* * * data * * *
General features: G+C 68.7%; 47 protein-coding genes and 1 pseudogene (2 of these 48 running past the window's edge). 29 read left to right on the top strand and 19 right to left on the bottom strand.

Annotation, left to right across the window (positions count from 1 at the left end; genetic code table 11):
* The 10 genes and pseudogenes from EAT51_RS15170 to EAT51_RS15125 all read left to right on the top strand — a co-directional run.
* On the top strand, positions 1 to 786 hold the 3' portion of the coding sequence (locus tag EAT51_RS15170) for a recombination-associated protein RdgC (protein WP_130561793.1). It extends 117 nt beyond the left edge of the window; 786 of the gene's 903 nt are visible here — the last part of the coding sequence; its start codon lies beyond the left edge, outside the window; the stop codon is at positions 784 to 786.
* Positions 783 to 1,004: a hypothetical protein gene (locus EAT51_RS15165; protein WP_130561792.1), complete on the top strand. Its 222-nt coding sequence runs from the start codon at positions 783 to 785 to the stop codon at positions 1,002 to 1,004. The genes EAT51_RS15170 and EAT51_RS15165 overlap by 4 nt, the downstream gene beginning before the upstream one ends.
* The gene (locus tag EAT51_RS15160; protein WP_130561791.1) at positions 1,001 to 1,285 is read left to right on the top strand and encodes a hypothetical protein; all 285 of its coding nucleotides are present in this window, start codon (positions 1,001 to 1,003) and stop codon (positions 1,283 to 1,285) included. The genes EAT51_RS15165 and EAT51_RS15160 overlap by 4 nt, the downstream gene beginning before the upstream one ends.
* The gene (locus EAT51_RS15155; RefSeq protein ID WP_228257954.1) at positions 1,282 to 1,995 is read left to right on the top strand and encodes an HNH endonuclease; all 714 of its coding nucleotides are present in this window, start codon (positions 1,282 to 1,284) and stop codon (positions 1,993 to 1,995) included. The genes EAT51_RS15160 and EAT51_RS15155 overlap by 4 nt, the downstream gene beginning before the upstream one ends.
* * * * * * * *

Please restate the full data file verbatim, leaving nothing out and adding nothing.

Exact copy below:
General features: G+C 68.7%; 47 protein-coding genes and 1 pseudogene (2 of these 48 running past the window's edge). 29 read left to right on the top strand and 19 right to left on the bottom strand.

Annotation, left to right across the window (positions count from 1 at the left end; genetic code table 11):
* The 10 genes and pseudogenes from EAT51_RS15170 to EAT51_RS15125 all read left to right on the top strand — a co-directional run.
* On the top strand, positions 1 to 786 hold the 3' portion of the coding sequence (locus tag EAT51_RS15170) for a recombination-associated protein RdgC (protein WP_130561793.1). It extends 117 nt beyond the left edge of the window; 786 of the gene's 903 nt are visible here — the last part of the coding sequence; its start codon lies beyond the left edge, outside the window; the stop codon is at positions 784 to 786.
* Positions 783 to 1,004: a hypothetical protein gene (locus EAT51_RS15165; protein WP_130561792.1), complete on the top strand. Its 222-nt coding sequence runs from the start codon at positions 783 to 785 to the stop codon at positions 1,002 to 1,004. The genes EAT51_RS15170 and EAT51_RS15165 overlap by 4 nt, the downstream gene beginning before the upstream one ends.
* The gene (locus tag EAT51_RS15160; protein WP_130561791.1) at positions 1,001 to 1,285 is read left to right on the top strand and encodes a hypothetical protein; all 285 of its coding nucleotides are present in this window, start codon (positions 1,001 to 1,003) and stop codon (positions 1,283 to 1,285) included. The genes EAT51_RS15165 and EAT51_RS15160 overlap by 4 nt, the downstream gene beginning before the upstream one ends.
* The gene (locus EAT51_RS15155; RefSeq protein ID WP_228257954.1) at positions 1,282 to 1,995 is read left to right on the top strand and encodes an HNH endonuclease; all 714 of its coding nucleotides are present in this window, start codon (positions 1,282 to 1,284) and stop codon (positions 1,993 to 1,995) included. The genes EAT51_RS15160 and EAT51_RS15155 overlap by 4 nt, the downstream gene beginning before the upstream one ends.